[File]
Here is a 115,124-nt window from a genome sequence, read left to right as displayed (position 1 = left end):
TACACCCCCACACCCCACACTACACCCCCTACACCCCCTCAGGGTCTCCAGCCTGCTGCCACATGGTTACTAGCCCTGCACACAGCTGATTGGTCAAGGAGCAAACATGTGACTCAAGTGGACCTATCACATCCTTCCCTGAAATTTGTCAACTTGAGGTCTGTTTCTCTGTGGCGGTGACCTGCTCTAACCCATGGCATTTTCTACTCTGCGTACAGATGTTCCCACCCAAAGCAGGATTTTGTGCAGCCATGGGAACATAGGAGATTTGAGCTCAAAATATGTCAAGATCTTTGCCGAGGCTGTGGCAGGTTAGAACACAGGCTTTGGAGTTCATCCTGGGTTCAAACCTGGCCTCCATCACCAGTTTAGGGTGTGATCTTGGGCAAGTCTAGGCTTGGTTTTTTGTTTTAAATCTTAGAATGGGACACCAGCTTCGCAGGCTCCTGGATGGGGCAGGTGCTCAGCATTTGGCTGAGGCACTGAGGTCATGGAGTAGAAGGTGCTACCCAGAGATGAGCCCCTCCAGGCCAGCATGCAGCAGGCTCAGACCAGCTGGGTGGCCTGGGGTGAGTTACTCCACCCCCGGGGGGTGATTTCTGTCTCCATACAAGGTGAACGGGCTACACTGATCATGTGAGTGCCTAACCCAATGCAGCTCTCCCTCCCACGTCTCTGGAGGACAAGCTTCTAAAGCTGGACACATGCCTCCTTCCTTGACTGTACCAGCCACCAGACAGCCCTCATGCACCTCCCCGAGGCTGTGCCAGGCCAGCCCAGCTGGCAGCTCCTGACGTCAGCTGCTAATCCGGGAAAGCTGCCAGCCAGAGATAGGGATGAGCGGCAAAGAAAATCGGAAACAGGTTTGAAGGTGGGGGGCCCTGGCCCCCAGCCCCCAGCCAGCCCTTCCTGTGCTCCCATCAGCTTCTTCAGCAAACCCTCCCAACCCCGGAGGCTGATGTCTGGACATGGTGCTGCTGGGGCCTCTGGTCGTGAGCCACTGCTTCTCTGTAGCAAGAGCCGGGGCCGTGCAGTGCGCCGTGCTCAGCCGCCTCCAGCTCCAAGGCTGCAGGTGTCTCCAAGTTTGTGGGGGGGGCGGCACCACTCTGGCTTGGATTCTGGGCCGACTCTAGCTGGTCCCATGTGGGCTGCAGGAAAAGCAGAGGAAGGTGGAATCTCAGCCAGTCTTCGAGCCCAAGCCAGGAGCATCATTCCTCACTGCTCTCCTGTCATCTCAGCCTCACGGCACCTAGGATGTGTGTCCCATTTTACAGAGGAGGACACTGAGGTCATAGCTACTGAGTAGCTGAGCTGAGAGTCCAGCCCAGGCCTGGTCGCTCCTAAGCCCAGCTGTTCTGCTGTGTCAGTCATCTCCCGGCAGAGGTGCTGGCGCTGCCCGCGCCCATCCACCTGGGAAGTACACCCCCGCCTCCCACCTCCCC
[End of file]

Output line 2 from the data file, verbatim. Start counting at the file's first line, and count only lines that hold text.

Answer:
TACACCCCCACACCCCACACTACACCCCCTACACCCCCTCAGGGTCTCCAGCCTGCTGCCACATGGTTACTAGCCCTGCACACAGCTGATTGGTCAAGGAGCAAACATGTGACTCAAGTGGACCTATCACATCCTTCCCTGAAATTTGTCAACTTGAGGTCTGTTTCTCTGTGGCGGTGACCTGCTCTAACCCATGGCATTTTCTACTCTGCGTACAGATGTTCCCACCCAAAGCAGGATTTTGTGCAGCCATGGGAACATAGGAGATTTGAGCTCAAAATATGTCAAGATCTTTGCCGAGGCTGTGGCAGGTTAGAACACAGGCTTTGGAGTTCATCCTGGGTTCAAACCTGGCCTCCATCACCAGTTTAGGGTGTGATCTTGGGCAAGTCTAGGCTTGGTTTTTTGTTTTAAATCTTAGAATGGGACACCAGCTTCGCAGGCTCCTGGATGGGGCAGGTGCTCAGCATTTGGCTGAGGCACTGAGGTCATGGAGTAGAAGGTGCTACCCAGAGATGAGCCCCTCCAGGCCAGCATGCAGCAGGCTCAGACCAGCTGGGTGGCCTGGGGTGAGTTACTCCACCCCCGGGGGGTGATTTCTGTCTCCATACAAGGTGAACGGGCTACACTGATCATGTGAGTGCCTAACCCAATGCAGCTCTCCCTCCCACGTCTCTGGAGGACAAGCTTCTAAAGCTGGACACATGCCTCCTTCCTTGACTGTACCAGCCACCAGACAGCCCTCATGCACCTCCCCGAGGCTGTGCCAGGCCAGCCCAGCTGGCAGCTCCTGACGTCAGCTGCTAATCCGGGAAAGCTGCCAGCCAGAGATAGGGATGAGCGGCAAAGAAAATCGGAAACAGGTTTGAAGGTGGGGGGCCCTGGCCCCCAGCCCCCAGCCAGCCCTTCCTGTGCTCCCATCAGCTTCTTCAGCAAACCCTCCCAACCCCGGAGGCTGATGTCTGGACATGGTGCTGCTGGGGCCTCTGGTCGTGAGCCACTGCTTCTCTGTAGCAAGAGCCGGGGCCGTGCAGTGCGCCGTGCTCAGCCGCCTCCAGCTCCAAGGCTGCAGGTGTCTCCAAGTTTGTGGGGGGGGCGGCACCACTCTGGCTTGGATTCTGGGCCGACTCTAGCTGGTCCCATGTGGGCTGCAGGAAAAGCAGAGGAAGGTGGAATCTCAGCCAGTCTTCGAGCCCAAGCCAGGAGCATCATTCCTCACTGCTCTCCTGTCATCTCAGCCTCACGGCACCTAGGATGTGTGTCCCATTTTACAGAGGAGGACACTGAGGTCATAGCTACTGAGTAGCTGAGCTGAGAGTCCAGCCCAGGCCTGGTCGCTCCTAAGCCCAGCTGTTCTGCTGTGTCAGTCATCTCCCGGCAGAGGTGCTGGCGCTGCCCGCGCCCATCCACCTGGGAAGTACACCCCCGCCTCCCACCTCCCC